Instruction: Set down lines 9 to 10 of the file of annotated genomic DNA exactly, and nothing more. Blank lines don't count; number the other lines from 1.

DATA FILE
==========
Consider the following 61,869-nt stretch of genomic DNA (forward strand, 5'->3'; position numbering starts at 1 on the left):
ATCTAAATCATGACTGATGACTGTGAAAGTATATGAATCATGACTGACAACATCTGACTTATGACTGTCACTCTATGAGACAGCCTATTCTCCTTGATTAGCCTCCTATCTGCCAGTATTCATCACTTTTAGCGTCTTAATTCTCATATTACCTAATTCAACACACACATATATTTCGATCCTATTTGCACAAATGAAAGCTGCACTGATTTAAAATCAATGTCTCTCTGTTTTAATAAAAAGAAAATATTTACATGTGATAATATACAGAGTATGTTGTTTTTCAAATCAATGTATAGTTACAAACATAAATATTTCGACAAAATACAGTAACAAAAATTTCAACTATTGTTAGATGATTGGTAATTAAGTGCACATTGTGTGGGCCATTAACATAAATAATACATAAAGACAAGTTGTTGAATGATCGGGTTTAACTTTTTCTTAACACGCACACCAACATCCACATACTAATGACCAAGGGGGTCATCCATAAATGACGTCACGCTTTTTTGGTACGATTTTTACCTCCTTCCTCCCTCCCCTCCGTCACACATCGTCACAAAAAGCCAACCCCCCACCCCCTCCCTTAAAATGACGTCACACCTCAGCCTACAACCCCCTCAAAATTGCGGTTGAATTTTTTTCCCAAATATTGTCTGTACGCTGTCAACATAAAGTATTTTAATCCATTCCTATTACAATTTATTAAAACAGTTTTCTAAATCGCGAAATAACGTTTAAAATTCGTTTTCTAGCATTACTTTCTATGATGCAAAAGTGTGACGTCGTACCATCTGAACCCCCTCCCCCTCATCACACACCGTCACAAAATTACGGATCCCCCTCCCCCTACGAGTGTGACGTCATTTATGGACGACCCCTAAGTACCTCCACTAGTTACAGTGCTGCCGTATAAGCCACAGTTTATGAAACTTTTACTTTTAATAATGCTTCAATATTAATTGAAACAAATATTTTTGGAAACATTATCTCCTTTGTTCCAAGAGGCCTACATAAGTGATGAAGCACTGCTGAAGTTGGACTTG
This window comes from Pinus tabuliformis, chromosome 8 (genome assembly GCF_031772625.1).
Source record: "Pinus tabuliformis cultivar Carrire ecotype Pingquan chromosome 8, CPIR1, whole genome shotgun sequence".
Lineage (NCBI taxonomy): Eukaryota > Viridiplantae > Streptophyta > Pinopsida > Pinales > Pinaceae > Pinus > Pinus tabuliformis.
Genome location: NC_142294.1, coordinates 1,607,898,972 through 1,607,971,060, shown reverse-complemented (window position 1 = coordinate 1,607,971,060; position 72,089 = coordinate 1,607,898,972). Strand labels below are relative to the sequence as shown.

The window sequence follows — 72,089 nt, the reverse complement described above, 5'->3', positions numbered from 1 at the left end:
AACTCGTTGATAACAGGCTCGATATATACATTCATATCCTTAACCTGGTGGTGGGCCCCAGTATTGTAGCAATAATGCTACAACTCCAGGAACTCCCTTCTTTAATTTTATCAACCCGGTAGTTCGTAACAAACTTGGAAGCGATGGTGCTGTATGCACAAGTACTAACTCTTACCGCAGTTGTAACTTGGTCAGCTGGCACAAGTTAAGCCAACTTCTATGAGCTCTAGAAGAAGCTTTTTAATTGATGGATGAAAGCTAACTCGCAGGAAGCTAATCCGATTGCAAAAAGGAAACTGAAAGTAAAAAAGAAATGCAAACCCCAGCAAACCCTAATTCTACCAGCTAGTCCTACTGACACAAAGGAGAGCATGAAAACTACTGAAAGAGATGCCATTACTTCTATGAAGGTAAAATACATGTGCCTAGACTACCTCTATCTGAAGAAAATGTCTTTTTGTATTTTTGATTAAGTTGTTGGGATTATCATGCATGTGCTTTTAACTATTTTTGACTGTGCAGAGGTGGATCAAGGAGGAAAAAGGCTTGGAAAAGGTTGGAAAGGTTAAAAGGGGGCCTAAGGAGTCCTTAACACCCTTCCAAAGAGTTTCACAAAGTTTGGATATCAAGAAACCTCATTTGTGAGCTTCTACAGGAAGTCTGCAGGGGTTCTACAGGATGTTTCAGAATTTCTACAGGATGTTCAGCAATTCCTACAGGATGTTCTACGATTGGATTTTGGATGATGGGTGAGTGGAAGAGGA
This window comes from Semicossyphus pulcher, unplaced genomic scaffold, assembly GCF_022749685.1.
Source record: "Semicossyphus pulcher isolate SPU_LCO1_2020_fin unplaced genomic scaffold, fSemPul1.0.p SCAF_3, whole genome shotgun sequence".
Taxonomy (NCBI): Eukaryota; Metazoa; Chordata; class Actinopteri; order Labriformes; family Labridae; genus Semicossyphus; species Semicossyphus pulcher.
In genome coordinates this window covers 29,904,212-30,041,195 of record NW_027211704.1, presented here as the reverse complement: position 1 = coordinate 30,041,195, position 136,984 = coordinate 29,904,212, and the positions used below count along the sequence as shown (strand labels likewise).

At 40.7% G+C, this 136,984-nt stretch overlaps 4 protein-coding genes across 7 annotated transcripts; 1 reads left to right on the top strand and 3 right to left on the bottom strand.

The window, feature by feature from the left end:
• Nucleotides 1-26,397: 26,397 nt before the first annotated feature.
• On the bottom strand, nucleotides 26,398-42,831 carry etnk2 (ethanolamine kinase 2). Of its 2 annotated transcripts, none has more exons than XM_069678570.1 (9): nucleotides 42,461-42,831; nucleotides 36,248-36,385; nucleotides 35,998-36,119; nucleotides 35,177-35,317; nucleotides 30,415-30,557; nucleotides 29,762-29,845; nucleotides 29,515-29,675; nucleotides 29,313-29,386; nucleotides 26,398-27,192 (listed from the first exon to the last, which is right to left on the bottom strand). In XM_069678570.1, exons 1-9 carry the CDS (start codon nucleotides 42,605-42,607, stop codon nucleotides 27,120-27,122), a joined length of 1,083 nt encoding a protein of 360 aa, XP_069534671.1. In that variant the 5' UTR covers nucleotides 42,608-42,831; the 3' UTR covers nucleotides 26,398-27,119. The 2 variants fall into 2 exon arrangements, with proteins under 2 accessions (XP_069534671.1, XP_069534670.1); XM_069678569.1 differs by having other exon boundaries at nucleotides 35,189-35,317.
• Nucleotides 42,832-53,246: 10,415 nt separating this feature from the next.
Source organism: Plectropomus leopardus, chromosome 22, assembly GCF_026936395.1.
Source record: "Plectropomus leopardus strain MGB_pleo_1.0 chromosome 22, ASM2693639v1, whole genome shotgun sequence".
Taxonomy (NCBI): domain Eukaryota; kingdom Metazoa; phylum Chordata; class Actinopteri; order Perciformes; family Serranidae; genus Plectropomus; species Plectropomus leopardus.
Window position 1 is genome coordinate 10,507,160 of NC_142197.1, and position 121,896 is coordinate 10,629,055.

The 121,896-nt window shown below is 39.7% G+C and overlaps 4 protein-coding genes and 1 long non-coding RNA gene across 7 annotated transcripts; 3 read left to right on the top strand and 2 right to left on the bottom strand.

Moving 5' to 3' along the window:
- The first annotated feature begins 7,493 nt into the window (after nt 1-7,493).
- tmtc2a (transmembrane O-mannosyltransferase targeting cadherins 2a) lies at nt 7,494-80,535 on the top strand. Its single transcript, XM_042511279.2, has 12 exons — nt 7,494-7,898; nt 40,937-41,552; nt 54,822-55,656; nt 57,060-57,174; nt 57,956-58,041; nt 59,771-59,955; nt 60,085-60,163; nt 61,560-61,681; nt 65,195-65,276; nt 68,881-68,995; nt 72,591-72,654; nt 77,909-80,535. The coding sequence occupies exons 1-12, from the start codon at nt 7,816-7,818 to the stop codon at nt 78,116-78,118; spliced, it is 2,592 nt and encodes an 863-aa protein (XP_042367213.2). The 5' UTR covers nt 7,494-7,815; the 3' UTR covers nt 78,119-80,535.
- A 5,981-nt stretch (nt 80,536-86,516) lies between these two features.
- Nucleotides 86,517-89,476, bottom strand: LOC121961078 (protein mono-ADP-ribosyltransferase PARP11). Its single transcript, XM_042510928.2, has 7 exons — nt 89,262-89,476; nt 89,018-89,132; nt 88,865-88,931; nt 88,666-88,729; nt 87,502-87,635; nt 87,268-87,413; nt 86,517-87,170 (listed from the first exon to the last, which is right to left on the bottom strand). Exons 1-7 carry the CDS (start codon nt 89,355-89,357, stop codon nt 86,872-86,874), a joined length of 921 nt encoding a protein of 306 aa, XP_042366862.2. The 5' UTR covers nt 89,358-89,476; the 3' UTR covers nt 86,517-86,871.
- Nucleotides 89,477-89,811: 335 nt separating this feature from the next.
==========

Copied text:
This window comes from Semicossyphus pulcher, unplaced genomic scaffold, assembly GCF_022749685.1.
Source record: "Semicossyphus pulcher isolate SPU_LCO1_2020_fin unplaced genomic scaffold, fSemPul1.0.p SCAF_3, whole genome shotgun sequence".